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The Treaty addressing the Rights of the Child

The UN Convention on the Rights of the Child was adopted by the UN General Assembly on 20 November 1989 in order to ensure the rights of children and adolescents, for example, to 'education, an upbringing free of violence and to rest and leisure'. The Convention is the first treaty that establishes international recognition for the human rights of children and, in its 54 articles, sets out internationally-binding minimum standards in the best interests of children and adolescents between the ages of 0 and 18.

These articles may be grouped into three categories of childrens' rights: Protective rights, promotional rights and rights of participation. They are also called the '3 P' based on the English terms protection, provision and participation.

Protection from violence, abuse and neglect, the right to know his or her parents and the right to life (protection), for example Articles 6, 8, 19, 32, 33, 34, etc.; Promotional rights to the highest standard of health, social security, education and leisure time (provisions), for example Articles 24, 25, 26, 27, 28, etc. Rights that emphasis the subject status of the child, such as rights of cooperation, the opportunity to be heard and rights of participation in all matters affecting the child (participation), for example Articles 12, 13, etc.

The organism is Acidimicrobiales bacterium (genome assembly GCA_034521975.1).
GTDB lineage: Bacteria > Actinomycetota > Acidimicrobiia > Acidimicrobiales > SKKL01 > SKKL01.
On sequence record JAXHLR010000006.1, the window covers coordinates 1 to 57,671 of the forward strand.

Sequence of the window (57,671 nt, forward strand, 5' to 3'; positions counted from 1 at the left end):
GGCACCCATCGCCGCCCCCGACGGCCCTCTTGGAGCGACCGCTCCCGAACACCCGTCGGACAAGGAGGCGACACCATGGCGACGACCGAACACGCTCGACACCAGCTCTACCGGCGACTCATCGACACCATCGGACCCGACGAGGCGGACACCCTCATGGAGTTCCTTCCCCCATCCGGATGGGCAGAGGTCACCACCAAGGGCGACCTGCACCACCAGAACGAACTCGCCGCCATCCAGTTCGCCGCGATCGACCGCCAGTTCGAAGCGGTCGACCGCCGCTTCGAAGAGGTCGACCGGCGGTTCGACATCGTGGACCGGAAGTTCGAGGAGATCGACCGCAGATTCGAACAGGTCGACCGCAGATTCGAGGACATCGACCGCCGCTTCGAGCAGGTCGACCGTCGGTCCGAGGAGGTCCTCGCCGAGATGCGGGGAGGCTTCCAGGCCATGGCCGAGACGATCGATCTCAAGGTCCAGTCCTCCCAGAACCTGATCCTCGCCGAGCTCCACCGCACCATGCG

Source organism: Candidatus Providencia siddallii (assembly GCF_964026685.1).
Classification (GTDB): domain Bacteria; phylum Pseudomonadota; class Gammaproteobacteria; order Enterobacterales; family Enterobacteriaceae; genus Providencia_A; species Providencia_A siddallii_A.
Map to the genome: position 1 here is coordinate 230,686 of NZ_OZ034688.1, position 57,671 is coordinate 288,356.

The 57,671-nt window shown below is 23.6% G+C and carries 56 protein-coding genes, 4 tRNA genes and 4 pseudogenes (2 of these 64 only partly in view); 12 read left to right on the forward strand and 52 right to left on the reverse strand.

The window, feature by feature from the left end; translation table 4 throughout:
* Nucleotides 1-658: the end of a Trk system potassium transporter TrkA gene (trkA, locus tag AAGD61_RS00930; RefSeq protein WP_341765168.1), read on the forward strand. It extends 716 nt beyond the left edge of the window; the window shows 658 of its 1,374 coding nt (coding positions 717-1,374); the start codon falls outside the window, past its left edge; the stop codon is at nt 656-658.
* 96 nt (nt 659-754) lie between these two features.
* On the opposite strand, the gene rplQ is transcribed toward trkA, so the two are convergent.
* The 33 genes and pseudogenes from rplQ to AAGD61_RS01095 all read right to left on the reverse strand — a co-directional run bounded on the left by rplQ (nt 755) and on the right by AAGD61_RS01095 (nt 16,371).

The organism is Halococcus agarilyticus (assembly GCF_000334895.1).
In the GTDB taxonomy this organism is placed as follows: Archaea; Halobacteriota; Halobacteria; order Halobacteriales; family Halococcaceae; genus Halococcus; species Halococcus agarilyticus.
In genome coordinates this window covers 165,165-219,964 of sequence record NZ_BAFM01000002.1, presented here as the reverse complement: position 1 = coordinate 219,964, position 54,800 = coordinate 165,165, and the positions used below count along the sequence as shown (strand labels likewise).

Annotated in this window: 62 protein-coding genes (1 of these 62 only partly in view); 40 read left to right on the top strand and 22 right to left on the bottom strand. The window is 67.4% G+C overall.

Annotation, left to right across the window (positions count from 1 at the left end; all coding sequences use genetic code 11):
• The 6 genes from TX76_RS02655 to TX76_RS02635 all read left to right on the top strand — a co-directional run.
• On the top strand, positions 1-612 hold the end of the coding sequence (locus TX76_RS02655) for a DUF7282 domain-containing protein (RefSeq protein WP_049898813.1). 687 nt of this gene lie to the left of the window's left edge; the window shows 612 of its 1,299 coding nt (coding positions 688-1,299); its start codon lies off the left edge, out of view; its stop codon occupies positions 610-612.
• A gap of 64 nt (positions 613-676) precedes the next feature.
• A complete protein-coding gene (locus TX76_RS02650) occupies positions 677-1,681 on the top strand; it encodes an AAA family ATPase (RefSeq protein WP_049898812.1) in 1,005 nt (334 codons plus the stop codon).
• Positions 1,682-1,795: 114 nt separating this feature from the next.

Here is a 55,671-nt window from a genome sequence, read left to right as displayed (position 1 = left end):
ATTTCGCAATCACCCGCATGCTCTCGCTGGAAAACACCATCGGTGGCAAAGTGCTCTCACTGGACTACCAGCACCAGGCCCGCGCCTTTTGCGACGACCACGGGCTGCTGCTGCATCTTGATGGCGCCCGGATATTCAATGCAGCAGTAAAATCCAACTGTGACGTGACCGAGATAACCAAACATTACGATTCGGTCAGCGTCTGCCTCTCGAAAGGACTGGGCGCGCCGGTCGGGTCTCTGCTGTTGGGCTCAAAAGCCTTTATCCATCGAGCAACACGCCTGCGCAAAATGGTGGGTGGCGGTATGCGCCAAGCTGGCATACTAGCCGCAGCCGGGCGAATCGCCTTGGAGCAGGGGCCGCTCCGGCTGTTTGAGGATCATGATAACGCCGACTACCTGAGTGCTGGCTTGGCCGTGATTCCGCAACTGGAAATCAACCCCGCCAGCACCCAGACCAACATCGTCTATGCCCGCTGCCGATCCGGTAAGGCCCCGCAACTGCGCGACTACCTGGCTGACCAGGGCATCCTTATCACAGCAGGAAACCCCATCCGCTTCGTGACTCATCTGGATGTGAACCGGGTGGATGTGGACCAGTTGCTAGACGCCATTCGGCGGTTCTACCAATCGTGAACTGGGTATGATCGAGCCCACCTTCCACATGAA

Best Interests of the Child

    Above all, the principle found in Article 3 of the CRC that the best interests of the child are to be given primary consideration 'in all actions concerning children, whether undertaken by public or private social welfare institutions, courts of law, administrative authorities or legislative bodies'. The Article codifies the fundamental principle underlying the entire Convention - the child is recognised as a subject within the system of international law. All of the later Articles set out in the Convention add detail to the principles set out in Article 3. 

    Ratification by Germany

    Ten years after its adoption, Germany ratified the Convention and it became effective on 5 April 1992. It has been ratified nearly universally and thus represents the human rights convention with the highest degree of acceptance amongst the international community. The principles established in the Convention obligate states to take actions to create a framework for the development of children and adolescents.

    The additional Protocols

    To date, three optional protocols have been adopted in response to gaps in the Convention that were recognised over time. The first two (Optional Protocol to the Convention on the Rights of the Child on Involvement of Children in Armed Conflict and the Optional Protocol to the UN Convention on the Rights of the Child on the Sale of Children, Child Prostitution and Child Pornography) were adopted by the UN General Assembly on 25 May 2000 and have likewise been ratified by more than 100 contracting states. The third, recently adopted protocol on the rights of individual petition was adopted by the UN General Assembly in November 2011 and was ratified by Germany as the third country world-wide on 20 November 2012.